By Iris Wiener
To say that The Jonathan Larson Project is one of passion is an understatement; the heart, creativity and talent that went into creating such a stunning experience is transcendent. The special event at Feinstein’s/54 Below, which ran for a short engagement last week, was a touching celebration and tribute to composer and playwright Jonathan Larson, the Tony and Pulitzer Prize-winning visionary who passed away far too soon at the age of 35 in 1996. His well-known pieces Rent and Tick, Tick…BOOM! went on to define a generation, but the abundance of work that had not been publicly recorded, produced, heard or performed, is a panoply of intriguing, heart-breaking brilliance, and deserves to be experienced by more lucky audiences Off-Broadway.
Larson’s songs are recognizable due to their ability to tell stories. Rather than act as “feeling” songs that act as filler throughout his plays, his songs serve as the story in and of themselves- a trickier, more complex feat that is rarely seen on stage these days. Feinstein’s/54 Below Creative Programming Director, Jennifer Ashley Tepper, conceived and directed this project in an incredibly intelligent and poignant fashion, choosing work that demonstrated Larson’s soul while highlighting the relevancy of his style and words in a social and political climate that begs for it. Additionally, every piece was accompanied by program notes detailing the songs’ history and rationale. Ranging from songs that didn’t make the cut in Superbia and Rent to standalone pieces that were brought to life at benefits and concerts, “The JLP” encompassed a range of stories and sounds that are as expansive as they are diverse.
The eighteen song set began with “Greene Street,” a standalone number mirroring Larson’s response to moving to Manhattan in 1983: an upbeat, optimistic treat that would easily have been a breakout tune in any production. Other favorites from the finely woven evening include “Out of My Dreams,” a song enjoyably reminiscent of the 90s down to the fantastic studded white and green leather jacket worn by Krysta Rodriguez (whose voice is so out-of-this-world one might think they are actually dreaming while experiencing it). She teamed up with the fantastically talented Lauren Marcus on “White Male World,” an innovative, fast-paced, far-sighted piece featuring the lyrics, “In the White Man World, let’s cut down a jungle, let’s go start a war, let’s go rape a coed, what a thing to do.” With the unsettling subject so pertinent in the current, divisive and uncomfortable world, it is a scarily powerful number (not to mention that it is undeniably scary how much talent these two performers possess).
Standouts among the gentlemen’s songs included Andy Mientus’ gritty pop-rock take on “Valentine’s Day,” a heart-breaking single originally intended for the character of Mimi in Rent. With George Salazar and Nick Blaemire’s back-up vocals, it was a truly haunting piece of music that won’t soon be forgotten. Blaemire was able to step into the role of Jonathan in Tick, Tick…BOOM! for a second time (he previously wore his shoes Off-Broadway in 2016) as he took on the cut song “Find the Key.” Interestingly, George Salazar (also a BOOM! vet) and Mientus joined him to allow for a unique version, as it featured three voices for the same character. Though “Pura Vida” was a pretty number (featuring Salazar’s sweet vocals), the standalone piece didn’t mesh with the themes pervading the rest of the “Project.”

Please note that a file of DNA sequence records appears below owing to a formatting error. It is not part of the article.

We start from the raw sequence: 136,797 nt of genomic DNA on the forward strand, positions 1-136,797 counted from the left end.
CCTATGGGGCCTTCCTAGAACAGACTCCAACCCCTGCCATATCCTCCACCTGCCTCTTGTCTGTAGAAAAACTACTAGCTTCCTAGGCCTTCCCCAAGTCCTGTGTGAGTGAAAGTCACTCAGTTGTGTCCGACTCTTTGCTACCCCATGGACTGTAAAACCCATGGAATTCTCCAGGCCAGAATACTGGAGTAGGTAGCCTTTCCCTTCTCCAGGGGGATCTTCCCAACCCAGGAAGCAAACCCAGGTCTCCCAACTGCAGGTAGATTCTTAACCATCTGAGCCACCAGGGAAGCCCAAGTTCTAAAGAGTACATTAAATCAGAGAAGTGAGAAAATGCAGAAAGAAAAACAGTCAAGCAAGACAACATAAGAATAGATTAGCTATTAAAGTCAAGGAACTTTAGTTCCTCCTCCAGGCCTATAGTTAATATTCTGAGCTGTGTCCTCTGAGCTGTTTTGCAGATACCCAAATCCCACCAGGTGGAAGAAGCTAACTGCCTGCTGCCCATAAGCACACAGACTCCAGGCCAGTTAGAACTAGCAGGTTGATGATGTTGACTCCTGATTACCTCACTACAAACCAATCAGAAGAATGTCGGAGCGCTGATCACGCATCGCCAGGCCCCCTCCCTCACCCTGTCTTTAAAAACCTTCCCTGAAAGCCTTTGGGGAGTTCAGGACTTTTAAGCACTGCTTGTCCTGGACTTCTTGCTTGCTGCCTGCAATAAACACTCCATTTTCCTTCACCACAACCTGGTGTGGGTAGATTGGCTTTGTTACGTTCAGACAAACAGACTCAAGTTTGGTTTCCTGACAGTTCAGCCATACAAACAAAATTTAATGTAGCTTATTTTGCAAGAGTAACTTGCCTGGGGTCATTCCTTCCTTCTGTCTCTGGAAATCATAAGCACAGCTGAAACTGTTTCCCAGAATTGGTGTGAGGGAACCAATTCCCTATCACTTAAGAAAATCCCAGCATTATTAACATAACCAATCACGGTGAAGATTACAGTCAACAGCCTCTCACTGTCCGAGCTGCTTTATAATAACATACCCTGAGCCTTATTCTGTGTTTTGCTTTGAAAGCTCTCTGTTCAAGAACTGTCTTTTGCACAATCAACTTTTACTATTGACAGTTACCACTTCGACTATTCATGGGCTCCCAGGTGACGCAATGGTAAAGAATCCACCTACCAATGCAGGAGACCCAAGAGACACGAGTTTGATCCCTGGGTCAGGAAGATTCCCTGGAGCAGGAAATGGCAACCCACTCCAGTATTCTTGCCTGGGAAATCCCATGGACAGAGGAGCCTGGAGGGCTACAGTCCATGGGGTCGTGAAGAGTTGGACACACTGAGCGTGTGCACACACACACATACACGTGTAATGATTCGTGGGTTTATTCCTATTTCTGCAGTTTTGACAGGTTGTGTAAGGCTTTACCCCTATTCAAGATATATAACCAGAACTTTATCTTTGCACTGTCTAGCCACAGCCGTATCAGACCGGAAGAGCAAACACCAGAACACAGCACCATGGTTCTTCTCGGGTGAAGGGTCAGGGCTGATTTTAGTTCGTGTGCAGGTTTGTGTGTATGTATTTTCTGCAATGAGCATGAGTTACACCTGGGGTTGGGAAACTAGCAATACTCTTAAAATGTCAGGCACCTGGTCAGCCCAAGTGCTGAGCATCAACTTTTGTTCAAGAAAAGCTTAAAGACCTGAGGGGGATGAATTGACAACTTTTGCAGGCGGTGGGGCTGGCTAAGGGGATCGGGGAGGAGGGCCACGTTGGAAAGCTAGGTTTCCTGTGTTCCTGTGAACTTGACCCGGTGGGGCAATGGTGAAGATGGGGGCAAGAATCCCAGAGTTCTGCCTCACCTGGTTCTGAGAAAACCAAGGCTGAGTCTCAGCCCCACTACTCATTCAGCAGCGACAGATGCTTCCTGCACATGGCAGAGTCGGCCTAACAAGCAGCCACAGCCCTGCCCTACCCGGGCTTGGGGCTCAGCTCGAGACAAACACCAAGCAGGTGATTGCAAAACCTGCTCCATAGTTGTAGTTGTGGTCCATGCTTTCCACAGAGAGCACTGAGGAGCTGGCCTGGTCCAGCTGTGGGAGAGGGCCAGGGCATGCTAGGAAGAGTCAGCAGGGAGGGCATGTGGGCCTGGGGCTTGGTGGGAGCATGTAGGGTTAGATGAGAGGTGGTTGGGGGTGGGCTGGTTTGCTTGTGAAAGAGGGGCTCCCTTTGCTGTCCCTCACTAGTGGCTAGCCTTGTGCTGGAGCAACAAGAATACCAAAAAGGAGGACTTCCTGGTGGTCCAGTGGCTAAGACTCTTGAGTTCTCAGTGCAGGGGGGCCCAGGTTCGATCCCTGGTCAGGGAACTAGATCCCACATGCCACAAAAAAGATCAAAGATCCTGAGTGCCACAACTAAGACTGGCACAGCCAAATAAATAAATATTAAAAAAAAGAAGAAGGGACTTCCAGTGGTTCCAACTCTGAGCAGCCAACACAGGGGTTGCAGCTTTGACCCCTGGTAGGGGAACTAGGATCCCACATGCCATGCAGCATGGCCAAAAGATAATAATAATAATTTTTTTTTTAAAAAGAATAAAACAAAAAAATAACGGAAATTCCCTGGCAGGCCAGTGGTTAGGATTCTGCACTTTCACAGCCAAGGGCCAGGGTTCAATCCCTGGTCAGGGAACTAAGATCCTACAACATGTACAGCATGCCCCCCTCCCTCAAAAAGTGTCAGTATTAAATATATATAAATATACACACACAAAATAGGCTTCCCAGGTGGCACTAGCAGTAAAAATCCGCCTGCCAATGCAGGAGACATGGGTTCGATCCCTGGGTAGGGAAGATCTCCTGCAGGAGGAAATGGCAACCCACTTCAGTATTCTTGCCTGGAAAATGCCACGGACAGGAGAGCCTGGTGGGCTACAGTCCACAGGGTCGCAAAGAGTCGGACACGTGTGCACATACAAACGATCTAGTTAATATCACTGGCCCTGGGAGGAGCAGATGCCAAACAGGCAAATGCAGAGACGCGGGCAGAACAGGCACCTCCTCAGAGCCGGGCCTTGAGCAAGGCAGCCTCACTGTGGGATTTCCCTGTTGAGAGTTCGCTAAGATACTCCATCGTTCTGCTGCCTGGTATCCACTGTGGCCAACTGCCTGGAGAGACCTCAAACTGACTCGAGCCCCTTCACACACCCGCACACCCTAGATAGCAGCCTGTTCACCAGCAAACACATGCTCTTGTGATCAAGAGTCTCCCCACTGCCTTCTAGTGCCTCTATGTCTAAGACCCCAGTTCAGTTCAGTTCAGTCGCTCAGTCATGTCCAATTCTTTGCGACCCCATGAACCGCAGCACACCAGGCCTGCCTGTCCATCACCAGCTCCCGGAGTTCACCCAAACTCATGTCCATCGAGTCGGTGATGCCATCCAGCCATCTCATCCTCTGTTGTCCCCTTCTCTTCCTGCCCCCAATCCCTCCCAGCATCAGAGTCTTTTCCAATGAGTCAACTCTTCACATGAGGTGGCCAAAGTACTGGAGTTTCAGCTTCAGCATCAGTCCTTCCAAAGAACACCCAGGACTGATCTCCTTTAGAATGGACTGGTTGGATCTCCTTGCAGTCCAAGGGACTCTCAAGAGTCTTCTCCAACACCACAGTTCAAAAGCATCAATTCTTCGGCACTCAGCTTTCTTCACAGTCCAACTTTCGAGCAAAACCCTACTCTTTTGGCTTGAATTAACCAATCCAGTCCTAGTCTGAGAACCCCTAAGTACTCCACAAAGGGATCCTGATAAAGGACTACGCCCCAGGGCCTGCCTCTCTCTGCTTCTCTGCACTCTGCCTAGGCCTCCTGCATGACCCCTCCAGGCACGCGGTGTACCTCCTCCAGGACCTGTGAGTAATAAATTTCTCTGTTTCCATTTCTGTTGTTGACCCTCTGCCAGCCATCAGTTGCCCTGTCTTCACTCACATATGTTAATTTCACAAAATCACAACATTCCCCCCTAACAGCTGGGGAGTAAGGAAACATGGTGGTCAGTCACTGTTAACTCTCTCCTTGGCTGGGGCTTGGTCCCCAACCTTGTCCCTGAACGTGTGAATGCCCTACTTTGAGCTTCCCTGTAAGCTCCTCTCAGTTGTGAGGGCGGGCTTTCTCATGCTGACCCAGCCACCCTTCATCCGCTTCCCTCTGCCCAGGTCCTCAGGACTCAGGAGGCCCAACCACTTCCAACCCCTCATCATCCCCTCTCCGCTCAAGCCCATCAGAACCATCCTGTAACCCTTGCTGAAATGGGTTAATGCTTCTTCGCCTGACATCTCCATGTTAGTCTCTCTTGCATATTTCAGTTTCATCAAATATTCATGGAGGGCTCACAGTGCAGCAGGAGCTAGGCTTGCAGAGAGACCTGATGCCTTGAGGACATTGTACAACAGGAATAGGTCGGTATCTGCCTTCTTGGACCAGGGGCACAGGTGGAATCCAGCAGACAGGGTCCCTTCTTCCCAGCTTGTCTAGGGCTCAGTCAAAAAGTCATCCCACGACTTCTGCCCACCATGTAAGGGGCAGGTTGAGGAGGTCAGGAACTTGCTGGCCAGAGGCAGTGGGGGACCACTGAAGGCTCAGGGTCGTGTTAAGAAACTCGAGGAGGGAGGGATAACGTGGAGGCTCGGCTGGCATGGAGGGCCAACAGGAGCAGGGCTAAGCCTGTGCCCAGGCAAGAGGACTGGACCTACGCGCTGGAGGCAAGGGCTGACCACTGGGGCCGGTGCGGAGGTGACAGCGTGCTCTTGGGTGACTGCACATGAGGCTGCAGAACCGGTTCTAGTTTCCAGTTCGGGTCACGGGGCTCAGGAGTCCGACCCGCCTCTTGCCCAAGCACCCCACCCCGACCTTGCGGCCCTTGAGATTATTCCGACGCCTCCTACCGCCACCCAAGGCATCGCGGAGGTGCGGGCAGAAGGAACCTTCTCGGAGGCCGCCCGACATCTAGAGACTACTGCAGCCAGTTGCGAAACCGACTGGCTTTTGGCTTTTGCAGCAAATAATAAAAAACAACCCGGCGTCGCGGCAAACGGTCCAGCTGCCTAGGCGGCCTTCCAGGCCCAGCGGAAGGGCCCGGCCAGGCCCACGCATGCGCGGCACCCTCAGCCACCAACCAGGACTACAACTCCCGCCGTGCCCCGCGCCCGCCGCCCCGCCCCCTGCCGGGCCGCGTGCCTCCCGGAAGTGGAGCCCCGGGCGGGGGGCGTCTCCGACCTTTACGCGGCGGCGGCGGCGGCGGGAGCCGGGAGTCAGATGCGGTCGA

Lauren Marcus is only moments away from being discovered as Broadway’s “next-big-thing” (and it will likely happen when she takes to the stage in February’s Be More Chill). It would be a crime for “The JLP” to be the last time audiences will see her take on “Hosing the Furniture,” an astounding portrayal of a woman completing her domestic “duties,” while worrying about her appearance and the fact that her housework is a reflection of her soul. As Marcus grew increasingly angry, working tirelessly to keep a smile on her face, she impeccably lamented, “Sometimes I wish this hose were a gun,” finally crooning, “I’m free!” Marcus’ performance was filled with humor and range, and her amazing take on this piece dared audiences to ever look at a crumb the same way again.
It would have been impossible not to feel invigorated by the finale, hugely in part due to the phenomenal music supervision, orchestrations and arrangements of Charlie Rosen (which were prevalent and sensational throughout the entire production). Tepper’s direction was at its stellar best in the end, when audiences were brought full circle from sadness over the loss of a rising, integral talent, and the optimistic fashion in which Larson chose to live his life and share love and compassion through his work. The ensemble listened to Larson’s demo tape of “Piano,” taking a contemplative moment before launching into his beautiful sentiment. “I got soul. Oh piano, you saved my soul again. I may not play like a concert man, but I got a soul.” Mr. Larson, your soul certainly lives on.
Feinstein’s/54 Below 254 West 54 St. (Cellar) NYC (Oct. 9 thru 14)
Photos: Melissa Griegel Photography